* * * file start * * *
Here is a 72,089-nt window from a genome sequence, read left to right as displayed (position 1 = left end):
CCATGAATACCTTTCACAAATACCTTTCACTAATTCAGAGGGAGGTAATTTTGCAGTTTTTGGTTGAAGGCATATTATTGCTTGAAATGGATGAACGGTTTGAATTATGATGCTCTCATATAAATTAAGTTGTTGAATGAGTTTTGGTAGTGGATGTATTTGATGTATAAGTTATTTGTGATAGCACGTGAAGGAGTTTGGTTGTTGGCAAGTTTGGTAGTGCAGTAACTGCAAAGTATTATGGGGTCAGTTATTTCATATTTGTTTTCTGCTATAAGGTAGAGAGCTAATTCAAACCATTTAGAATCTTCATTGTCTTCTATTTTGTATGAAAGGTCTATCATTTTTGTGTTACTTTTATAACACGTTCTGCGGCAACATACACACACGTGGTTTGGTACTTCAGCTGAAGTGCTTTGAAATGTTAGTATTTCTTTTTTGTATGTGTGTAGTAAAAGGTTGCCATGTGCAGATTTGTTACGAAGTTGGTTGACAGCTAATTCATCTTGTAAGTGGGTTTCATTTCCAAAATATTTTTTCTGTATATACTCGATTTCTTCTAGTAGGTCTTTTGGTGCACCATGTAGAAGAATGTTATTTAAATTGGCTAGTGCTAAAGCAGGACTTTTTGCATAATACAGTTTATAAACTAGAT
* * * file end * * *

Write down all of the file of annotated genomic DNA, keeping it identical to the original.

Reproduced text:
Here is a 72,089-nt window from a genome sequence, read left to right as displayed (position 1 = left end):
CCATGAATACCTTTCACAAATACCTTTCACTAATTCAGAGGGAGGTAATTTTGCAGTTTTTGGTTGAAGGCATATTATTGCTTGAAATGGATGAACGGTTTGAATTATGATGCTCTCATATAAATTAAGTTGTTGAATGAGTTTTGGTAGTGGATGTATTTGATGTATAAGTTATTTGTGATAGCACGTGAAGGAGTTTGGTTGTTGGCAAGTTTGGTAGTGCAGTAACTGCAAAGTATTATGGGGTCAGTTATTTCATATTTGTTTTCTGCTATAAGGTAGAGAGCTAATTCAAACCATTTAGAATCTTCATTGTCTTCTATTTTGTATGAAAGGTCTATCATTTTTGTGTTACTTTTATAACACGTTCTGCGGCAACATACACACACGTGGTTTGGTACTTCAGCTGAAGTGCTTTGAAATGTTAGTATTTCTTTTTTGTATGTGTGTAGTAAAAGGTTGCCATGTGCAGATTTGTTACGAAGTTGGTTGACAGCTAATTCATCTTGTAAGTGGGTTTCATTTCCAAAATATTTTTTCTGTATATACTCGATTTCTTCTAGTAGGTCTTTTGGTGCACCATGTAGAAGAATGTTATTTAAATTGGCTAGTGCTAAAGCAGGACTTTTTGCATAATACAGTTTATAAACTAGAT